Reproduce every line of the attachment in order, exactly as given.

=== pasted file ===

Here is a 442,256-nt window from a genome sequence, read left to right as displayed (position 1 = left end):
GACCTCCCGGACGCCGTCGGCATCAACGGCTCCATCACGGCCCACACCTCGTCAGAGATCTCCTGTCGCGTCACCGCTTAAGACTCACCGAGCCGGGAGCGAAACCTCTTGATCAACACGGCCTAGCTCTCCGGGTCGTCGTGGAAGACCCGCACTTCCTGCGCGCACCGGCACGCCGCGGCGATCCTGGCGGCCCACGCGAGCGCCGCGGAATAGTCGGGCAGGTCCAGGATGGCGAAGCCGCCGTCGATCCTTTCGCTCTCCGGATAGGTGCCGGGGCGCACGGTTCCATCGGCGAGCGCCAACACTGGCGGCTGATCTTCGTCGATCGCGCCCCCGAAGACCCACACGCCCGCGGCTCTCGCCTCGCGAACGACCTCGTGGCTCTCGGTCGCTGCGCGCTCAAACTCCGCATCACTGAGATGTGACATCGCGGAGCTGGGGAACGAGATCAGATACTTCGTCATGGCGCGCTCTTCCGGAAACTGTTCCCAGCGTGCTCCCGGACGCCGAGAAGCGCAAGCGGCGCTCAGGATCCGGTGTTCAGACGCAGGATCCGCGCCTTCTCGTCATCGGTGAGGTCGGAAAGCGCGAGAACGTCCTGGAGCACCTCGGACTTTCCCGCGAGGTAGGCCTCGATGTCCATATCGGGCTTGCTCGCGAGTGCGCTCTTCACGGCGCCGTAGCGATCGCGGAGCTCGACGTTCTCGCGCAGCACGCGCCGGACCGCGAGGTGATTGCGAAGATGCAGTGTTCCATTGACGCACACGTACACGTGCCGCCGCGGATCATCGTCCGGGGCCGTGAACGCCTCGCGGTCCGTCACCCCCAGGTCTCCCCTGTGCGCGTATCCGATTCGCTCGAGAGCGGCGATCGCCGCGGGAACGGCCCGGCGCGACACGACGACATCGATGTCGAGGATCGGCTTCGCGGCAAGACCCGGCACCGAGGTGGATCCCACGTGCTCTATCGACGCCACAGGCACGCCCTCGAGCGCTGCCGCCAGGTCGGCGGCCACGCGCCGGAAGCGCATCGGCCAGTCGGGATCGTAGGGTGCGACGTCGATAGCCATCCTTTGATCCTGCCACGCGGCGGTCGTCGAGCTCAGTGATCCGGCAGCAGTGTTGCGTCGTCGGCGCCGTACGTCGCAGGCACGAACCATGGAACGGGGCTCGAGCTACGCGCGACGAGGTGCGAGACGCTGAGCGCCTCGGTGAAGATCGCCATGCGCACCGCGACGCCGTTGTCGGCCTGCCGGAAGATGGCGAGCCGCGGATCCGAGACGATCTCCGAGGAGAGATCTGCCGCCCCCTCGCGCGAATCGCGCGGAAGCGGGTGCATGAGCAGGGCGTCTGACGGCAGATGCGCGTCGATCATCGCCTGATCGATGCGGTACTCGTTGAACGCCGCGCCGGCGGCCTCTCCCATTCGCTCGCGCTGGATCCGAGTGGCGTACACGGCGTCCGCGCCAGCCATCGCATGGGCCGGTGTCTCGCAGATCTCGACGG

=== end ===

Here is a 442,256-nt window from a genome sequence, read left to right as displayed (position 1 = left end):
GACCTCCCGGACGCCGTCGGCATCAACGGCTCCATCACGGCCCACACCTCGTCAGAGATCTCCTGTCGCGTCACCGCTTAAGACTCACCGAGCCGGGAGCGAAACCTCTTGATCAACACGGCCTAGCTCTCCGGGTCGTCGTGGAAGACCCGCACTTCCTGCGCGCACCGGCACGCCGCGGCGATCCTGGCGGCCCACGCGAGCGCCGCGGAATAGTCGGGCAGGTCCAGGATGGCGAAGCCGCCGTCGATCCTTTCGCTCTCCGGATAGGTGCCGGGGCGCACGGTTCCATCGGCGAGCGCCAACACTGGCGGCTGATCTTCGTCGATCGCGCCCCCGAAGACCCACACGCCCGCGGCTCTCGCCTCGCGAACGACCTCGTGGCTCTCGGTCGCTGCGCGCTCAAACTCCGCATCACTGAGATGTGACATCGCGGAGCTGGGGAACGAGATCAGATACTTCGTCATGGCGCGCTCTTCCGGAAACTGTTCCCAGCGTGCTCCCGGACGCCGAGAAGCGCAAGCGGCGCTCAGGATCCGGTGTTCAGACGCAGGATCCGCGCCTTCTCGTCATCGGTGAGGTCGGAAAGCGCGAGAACGTCCTGGAGCACCTCGGACTTTCCCGCGAGGTAGGCCTCGATGTCCATATCGGGCTTGCTCGCGAGTGCGCTCTTCACGGCGCCGTAGCGATCGCGGAGCTCGACGTTCTCGCGCAGCACGCGCCGGACCGCGAGGTGATTGCGAAGATGCAGTGTTCCATTGACGCACACGTACACGTGCCGCCGCGGATCATCGTCCGGGGCCGTGAACGCCTCGCGGTCCGTCACCCCCAGGTCTCCCCTGTGCGCGTATCCGATTCGCTCGAGAGCGGCGATCGCCGCGGGAACGGCCCGGCGCGACACGACGACATCGATGTCGAGGATCGGCTTCGCGGCAAGACCCGGCACCGAGGTGGATCCCACGTGCTCTATCGACGCCACAGGCACGCCCTCGAGCGCTGCCGCCAGGTCGGCGGCCACGCGCCGGAAGCGCATCGGCCAGTCGGGATCGTAGGGTGCGACGTCGATAGCCATCCTTTGATCCTGCCACGCGGCGGTCGTCGAGCTCAGTGATCCGGCAGCAGTGTTGCGTCGTCGGCGCCGTACGTCGCAGGCACGAACCATGGAACGGGGCTCGAGCTACGCGCGACGAGGTGCGAGACGCTGAGCGCCTCGGTGAAGATCGCCATGCGCACCGCGACGCCGTTGTCGGCCTGCCGGAAGATGGCGAGCCGCGGATCCGAGACGATCTCCGAGGAGAGATCTGCCGCCCCCTCGCGCGAATCGCGCGGAAGCGGGTGCATGAGCAGGGCGTCTGACGGCAGATGCGCGTCGATCATCGCCTGATCGATGCGGTACTCGTTGAACGCCGCGCCGGCGGCCTCTCCCATTCGCTCGCGCTGGATCCGAGTGGCGTACACGGCGTCCGCGCCAGCCATCGCATGGGCCGGTGTCTCGCAGATCTCGACGG